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Many of our ring heroes currently lie in unmarked graves all over the Philadelphia area. Although memories of these men are firmly fixed in our hearts and minds, their final resting places remain anonymous and in danger of being totally forgotten in the coming years. 

In 2005, as part of our mission to remember and honor Philadelphia's boxing legends of the past, Philly Boxing established a program dedicated to placing headstones on these unmarked graves.  As often as possible, we designate one recipient, and along with the family, place a headstone, and hold a memorial service for the public. 

In the initial year of the program, we named Tyrone Everett as the first honoree.  Everett was the inspiration for this entire effort.  He was one of the finest young prospects ever to come out of Philly. His "failed" attempt to win the title is legendary.  But sadly, his life was cut short just six months after his most famous bout.  He was twenty-four years old.  For twenty-eight years, his grave remained unmarked - but no longer.  In December 2005, a beautiful new headstone was placed for Tyrone at Eden Cemetery, in Collingdale, PA. 

We followed this up with a headstone for Gypsy Joe Harris in 2006, and in 2008, Garnet "Sugar" Hart was named as the third honoree. In addition to placing a headstone for Hart, we also interred his cremated remains. The most recent gravestone was for Tacony lightweight legend Eddie Cool and his boxing brother Jimmy Cool.  

Now we embark on a new gravestone project for former light heavyweight champion and perhaps the most exciting fighter to ever come out of Philadelphia, Matthew Saad Muhammad. 

This Web site is proud to be involved in this endeavor.  However, we need assistance from anyone willing to help. We ask that anyone who loves and respects the history of Philadelphia boxing help us with this rewarding but costly program. 

If anyone visiting this Web site would like to contribute to our Gravestone Program Fund, we would greatly appreciate the support.


You can make your contribution by clicking the GoFundMe above link. Please note that there are various reward levels that come with special "thank you gifts".

If you do not wish to use GoFundMe, you may mail us a check or money order directly, use PayPal, or call to use a credit card. Just follow the instructions below.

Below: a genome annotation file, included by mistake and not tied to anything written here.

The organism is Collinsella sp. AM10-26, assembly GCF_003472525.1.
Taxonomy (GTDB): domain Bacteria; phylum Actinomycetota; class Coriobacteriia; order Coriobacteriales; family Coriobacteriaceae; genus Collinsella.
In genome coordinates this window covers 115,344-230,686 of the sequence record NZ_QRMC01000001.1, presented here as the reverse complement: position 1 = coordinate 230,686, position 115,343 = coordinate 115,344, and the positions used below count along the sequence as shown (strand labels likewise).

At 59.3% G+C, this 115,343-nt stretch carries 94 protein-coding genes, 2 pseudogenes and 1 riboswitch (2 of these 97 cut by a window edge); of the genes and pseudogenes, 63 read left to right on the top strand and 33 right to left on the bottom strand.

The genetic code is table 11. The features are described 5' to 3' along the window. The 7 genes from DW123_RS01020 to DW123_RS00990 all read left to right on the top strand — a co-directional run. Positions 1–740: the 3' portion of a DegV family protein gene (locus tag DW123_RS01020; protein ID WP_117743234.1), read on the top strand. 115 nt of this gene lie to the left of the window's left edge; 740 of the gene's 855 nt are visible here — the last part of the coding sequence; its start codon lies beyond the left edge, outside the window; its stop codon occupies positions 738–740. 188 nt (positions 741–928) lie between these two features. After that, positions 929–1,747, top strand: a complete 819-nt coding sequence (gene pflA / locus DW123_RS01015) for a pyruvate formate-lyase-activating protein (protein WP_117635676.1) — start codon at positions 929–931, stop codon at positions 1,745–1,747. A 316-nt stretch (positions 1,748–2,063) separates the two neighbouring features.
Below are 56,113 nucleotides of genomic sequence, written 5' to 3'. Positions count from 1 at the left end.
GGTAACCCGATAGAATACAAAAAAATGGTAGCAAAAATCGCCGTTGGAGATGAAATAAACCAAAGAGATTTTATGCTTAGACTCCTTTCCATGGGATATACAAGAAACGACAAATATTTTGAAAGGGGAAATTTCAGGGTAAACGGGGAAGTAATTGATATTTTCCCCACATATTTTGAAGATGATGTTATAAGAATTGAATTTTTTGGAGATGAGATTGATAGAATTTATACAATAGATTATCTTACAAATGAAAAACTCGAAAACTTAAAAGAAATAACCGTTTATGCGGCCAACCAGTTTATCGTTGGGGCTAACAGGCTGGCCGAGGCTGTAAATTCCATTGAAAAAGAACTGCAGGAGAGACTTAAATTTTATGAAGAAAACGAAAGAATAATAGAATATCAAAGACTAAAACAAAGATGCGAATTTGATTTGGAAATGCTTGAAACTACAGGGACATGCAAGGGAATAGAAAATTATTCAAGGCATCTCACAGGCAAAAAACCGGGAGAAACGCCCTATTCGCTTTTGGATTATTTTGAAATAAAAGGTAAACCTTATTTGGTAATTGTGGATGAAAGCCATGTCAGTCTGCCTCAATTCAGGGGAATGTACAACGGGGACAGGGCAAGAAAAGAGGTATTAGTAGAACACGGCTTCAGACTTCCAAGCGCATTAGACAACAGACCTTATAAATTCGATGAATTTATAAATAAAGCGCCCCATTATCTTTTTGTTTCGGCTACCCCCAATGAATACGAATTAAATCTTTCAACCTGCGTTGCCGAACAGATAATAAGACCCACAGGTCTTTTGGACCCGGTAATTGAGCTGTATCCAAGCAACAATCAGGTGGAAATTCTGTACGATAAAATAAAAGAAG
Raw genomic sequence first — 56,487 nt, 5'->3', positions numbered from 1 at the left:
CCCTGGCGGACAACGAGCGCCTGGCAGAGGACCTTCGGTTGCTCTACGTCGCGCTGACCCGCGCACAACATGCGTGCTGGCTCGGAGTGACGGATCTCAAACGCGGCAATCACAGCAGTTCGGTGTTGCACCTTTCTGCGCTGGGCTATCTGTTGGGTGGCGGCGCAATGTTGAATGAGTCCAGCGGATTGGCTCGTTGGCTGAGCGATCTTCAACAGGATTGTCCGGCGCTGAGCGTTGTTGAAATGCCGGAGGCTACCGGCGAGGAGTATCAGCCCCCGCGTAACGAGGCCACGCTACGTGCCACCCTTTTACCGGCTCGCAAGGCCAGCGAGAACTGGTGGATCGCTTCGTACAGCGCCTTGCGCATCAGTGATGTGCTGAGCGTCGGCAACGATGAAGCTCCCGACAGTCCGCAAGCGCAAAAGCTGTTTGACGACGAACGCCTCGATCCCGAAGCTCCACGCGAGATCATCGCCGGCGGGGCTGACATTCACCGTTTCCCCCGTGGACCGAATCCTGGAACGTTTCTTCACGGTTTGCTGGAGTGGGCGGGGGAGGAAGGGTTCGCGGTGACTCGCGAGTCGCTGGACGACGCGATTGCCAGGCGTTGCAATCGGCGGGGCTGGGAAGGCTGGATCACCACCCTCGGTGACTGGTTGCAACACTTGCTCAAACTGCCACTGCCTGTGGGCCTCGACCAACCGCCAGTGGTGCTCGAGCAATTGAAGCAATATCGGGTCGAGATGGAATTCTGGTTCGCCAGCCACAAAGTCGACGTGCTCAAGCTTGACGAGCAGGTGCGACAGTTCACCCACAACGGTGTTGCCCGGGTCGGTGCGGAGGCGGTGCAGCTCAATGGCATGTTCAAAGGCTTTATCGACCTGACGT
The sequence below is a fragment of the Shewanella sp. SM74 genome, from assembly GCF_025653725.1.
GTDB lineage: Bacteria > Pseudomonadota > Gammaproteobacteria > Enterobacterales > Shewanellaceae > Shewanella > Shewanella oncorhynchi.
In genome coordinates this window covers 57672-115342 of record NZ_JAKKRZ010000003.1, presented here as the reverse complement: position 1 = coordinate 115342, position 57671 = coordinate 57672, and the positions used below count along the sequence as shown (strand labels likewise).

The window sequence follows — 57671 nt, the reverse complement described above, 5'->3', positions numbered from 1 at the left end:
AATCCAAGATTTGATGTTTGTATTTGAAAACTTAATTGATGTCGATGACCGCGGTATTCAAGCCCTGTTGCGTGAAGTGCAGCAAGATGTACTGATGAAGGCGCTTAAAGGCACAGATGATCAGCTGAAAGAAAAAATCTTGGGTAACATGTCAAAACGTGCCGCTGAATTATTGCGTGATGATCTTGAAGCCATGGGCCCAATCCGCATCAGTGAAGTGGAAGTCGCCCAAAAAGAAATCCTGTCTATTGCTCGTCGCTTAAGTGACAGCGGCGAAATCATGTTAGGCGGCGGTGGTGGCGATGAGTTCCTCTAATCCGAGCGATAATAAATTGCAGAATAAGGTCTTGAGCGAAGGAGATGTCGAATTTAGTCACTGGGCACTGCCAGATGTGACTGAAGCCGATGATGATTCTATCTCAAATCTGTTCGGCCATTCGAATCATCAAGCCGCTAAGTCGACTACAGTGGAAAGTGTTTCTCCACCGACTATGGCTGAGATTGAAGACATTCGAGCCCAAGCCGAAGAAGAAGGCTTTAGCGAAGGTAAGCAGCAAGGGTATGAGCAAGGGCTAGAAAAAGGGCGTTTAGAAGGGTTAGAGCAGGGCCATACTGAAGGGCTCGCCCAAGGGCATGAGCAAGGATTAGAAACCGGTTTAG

In addition, your name will be added to our on-line list of contributors, found below on this page, and listed in future programs and other printed material related to future events.



1. GoFundMe
Use one of the above links and make your donation with a credit or debit card.

2. Check or Money Order
Send check or money order to:
Philly Boxing History Inc.
P.O. Box 428, Sewell, NJ, 08080

3. Credit Card
If you prefer to make your donation with a credit card please call John at 609-377-6413. We can process your credit card donation over the telephone.

4. PayPal
You can send your donation via PayPal. Select "Send Money" and use
as the receiver.



Matthew Saad Muhammad started his Hall of Fame boxing career as Matthew Franklin and before long became the most exciting fighter of the Spectrum era. His legendary wars were unforgetable, as "Miracle Matthew" came back from the brink of defeat time and again. His wars with Marvin Johnson, Richie Kates, Yaqui Lopez, and Billy Dougals during the first part of his career were some of the best bouts Philly fans ever saw. In 1979, he met Marvin Johnson again and after eight brutal rounds he was the WBC light heavyweight champion. Around this time Matthew became Saad Muhammad. He successfully defended his crown eight times, many of them the signature struggles that he was famous for. Saad lost his title against Dwight Muhammad Qawi (Braxton) in 1981. Overall, the South Philly legend posted a pro record of 49-16-3, 35 KOs. Saad Muhammad passed away on May 25, 2014 after a battle with ALS. He is buried at Ivy Hill Cemetery in Philadelphia.

View Photos of Matthew Saad Muhammad's gravestone.


2011 - EDDIE

Eddie Cool, known as the "Tacony Flash", was an Irish-Catholic kid from the streets of Northeast Philly who became a boxing master in the 1930s. He launched his career in 1928 and began scoring wins with a counter - punching  style  that  made him a difficult and highly respected opponent. In 1936, Cool faced lightweight king Lou Ambers in a non-title bout at the Arena. The Pride of Tacony won the grueling bout but not the belt. The impressive boxing skills and toughness that he displayed made him a feared man and he was never granted a rematch or a title shot, despite becoming the #1 contender. He compiled an overall record of 89-28-14 and is considered one of Philly's best kept secrets. But his lifestyle outside of the ring was totally undisciplined and reckless, and it cost him. He died at the age of 35. In December 2011, we placed a headstone on Eddie Cool's unmarked grave at Holly Sepulchre Cemetery.